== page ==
South Yorkshire Fire and Rescue

South Yorkshire Fire and Rescue
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Fire station to be base for new Ambulance response point

Ambulance crews have started responding to 999 calls from a fire station in Doncaster where a new local ambulance response point has been located.

Following a year of planning and preparation between South Yorkshire Fire & Rescue and Yorkshire Ambulance Service, the construction of a multi-use Portakabin has been completed on site at Rossington fire station. The Portakabin, which is now fully operational, will act as a base for ambulance crews working in and around the Rossington area.

Located within the grounds of the fire station, it provides local ambulance crews with an additional base for mobilisation to incidents and facilities for staff to take rest breaks.

South Yorkshire Fire & Rescue Group Manager, Shayne Tottie said: “Providing Yorkshire Ambulance Service with this space to operate from is a great asset for the village of Rossington as well as surrounding areas. It will provide ambulance crews with access to welfare facilities whilst ensuring the best operational coverage possible.

“There are a number of similar set-ups in South Yorkshire, including the facilities available at Edlington and Adwick fire stations and this is just one of the many ways that we are continuing to support our partner services in the region.”

Jackie Cole, Head of Operations (South Yorkshire) at Yorkshire Ambulance Service NHS Trust, commented:  “The new facility in Rossington is the latest addition to our hub and spoke network in Doncaster and joins similar local ambulance response points at Bentley, Hatfield, Adwick and Edlington and our main hub in Clay Lane West.  We are pleased to have worked in partnership with South Yorkshire Fire & Rescue and are very grateful for their support to get everything up and running.”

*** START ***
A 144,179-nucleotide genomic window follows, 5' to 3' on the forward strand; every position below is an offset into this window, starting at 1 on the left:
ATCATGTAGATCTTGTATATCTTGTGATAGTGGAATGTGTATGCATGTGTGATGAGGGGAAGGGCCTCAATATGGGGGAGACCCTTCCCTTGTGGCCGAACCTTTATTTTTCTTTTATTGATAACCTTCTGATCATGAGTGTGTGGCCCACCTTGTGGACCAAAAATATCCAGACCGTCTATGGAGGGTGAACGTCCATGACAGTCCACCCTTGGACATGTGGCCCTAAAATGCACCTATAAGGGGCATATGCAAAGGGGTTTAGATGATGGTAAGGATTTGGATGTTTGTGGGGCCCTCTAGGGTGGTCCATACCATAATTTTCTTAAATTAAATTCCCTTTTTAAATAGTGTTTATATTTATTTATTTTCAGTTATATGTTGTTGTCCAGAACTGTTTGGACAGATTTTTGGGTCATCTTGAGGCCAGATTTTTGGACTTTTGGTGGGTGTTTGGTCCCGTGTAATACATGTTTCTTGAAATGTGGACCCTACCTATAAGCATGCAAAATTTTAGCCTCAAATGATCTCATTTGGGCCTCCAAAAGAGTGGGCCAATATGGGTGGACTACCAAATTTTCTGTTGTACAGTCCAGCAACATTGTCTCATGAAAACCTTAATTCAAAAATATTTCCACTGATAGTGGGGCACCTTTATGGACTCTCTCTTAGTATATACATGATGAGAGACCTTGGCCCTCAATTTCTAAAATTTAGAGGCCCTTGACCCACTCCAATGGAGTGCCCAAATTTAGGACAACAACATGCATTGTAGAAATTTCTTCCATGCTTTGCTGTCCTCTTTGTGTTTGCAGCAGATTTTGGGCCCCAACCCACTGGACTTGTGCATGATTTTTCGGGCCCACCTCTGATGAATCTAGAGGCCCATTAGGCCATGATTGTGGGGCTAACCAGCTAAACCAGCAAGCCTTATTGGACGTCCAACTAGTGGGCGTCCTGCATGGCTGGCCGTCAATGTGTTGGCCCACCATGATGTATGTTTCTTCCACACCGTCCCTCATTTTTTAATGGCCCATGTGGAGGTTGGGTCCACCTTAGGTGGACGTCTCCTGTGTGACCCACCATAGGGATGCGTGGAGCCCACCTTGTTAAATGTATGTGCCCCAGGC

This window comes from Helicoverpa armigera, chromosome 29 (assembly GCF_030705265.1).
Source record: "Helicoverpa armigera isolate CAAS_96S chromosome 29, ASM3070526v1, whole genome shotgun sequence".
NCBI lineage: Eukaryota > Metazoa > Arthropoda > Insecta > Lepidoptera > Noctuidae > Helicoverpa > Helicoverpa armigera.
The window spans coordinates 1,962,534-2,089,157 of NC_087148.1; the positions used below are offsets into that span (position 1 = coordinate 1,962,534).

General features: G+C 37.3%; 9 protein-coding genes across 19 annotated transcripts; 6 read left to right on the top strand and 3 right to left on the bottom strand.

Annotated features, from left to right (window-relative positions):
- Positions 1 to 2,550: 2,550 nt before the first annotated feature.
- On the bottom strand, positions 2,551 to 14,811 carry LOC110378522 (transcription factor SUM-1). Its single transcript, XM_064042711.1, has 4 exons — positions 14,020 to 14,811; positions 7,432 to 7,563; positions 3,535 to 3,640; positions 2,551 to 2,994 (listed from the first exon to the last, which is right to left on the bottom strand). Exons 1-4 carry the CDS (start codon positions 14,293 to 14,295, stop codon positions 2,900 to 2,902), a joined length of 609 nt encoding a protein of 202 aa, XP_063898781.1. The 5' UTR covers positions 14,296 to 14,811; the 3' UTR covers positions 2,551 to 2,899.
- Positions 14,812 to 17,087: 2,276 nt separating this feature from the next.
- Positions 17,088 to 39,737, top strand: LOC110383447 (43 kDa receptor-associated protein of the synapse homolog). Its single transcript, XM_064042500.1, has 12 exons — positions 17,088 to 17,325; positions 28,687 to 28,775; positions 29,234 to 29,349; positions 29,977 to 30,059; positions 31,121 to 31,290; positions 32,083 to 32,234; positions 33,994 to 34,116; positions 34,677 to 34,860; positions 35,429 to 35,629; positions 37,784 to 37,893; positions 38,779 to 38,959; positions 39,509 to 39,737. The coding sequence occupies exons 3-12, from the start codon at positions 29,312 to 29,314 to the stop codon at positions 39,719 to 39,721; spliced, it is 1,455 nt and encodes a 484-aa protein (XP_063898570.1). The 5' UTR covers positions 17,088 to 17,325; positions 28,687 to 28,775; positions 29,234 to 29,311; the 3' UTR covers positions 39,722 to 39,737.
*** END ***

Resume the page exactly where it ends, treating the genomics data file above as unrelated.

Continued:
The Policing & Crime Act 2017 placed a new, statutory duty on all three emergency services to look at opportunities to work with one another better to improve efficiency and effectiveness and this is another success in achieving that duty.


Services come together to offer blue light advice for road users

Fire services across Yorkshire are re-iterating their advice to road users on what to do when coming across blue light vehicles, with more cars now on the roads due to lockdown restrictions easing.

Stay calm, pull over safely and give as much room as possible is the key message from the four brigades – South Yorkshire, West Yorkshire, North Yorkshire and Humberside.

Drivers are also being urged not to perform emergency stops in the middle of a road. This, the services say, can end up slowing emergency vehicles down or even bring them to a complete halt.

“People’s response to blue light vehicles is generally amazing, and I thank anyone who has ever pulled over to let us pass, but it’s really important that people do it in the right way,” said South Yorkshire Fire & Rescue Station Manager, Wayne Sutcliffe.

“The last thing we need when trying to get to an incident is a collision with a vehicle so, with more cars now returning to our roads due to lockdown restrictions easing, we thought this would be a pretty good time to re-iterate our advice.